Segregation of duties raises accountability and ensures that no employee has total access or control of purchasing activities. By dispersing responsibility for your organization’s purchasing function, you can prevent conditions that lead to conflicts of interest. For instance, the employee who approves purchases in the system should be different from the employee who receives items, and system approvals can escalate to ensure that spend authorizations are overseen by more than one manager.

Approval authority

Another preventive internal control measure is the pre-approval of actions and transactions. From purchase requisitions to travel and expenses, and the authorization of invoices. Viewing the impact of spend against budgets prior to approval and escalating multi-level approval touchpoints are proactive and effective authorization practices.

Purchasing and procurement software automatically routes requests to the relevant owner at each stage of the procure-to-pay process. With this approval routing, companies can rest assured that they have checks and balances to prevent:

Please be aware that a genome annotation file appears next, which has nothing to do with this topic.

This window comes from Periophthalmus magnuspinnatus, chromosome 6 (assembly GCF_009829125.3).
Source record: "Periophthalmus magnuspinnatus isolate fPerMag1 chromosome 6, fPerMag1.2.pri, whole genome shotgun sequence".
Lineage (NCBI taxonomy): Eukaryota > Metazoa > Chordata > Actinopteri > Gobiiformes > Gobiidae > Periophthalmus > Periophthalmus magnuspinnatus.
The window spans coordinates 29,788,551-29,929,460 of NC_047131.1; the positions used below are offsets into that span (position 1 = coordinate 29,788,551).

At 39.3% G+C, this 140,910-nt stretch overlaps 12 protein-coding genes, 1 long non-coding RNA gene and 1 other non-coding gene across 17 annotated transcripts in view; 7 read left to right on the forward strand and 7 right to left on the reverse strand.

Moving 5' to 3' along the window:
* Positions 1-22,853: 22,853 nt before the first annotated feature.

• Fraudulent purchases
  • Unauthorized spending
  • Out-of-policy expenses or travel bookings
  • Overspending

3-Way matching

Although 3-way matching is necessary to avoid paying for goods not received, it’s labor-intensive and a time-consuming process when carried out manually. This leads to many hours wasted chasing down staff, often at dispersed or remote locations or attempting to locate lost documentation.

Purchasing and procurement software alleviates this administrative burden by centralizing data and enabling electronic 3-way matching to verify that all corresponding purchase orders, goods/service receipts, and supplier invoices match.

Accurate cost allocation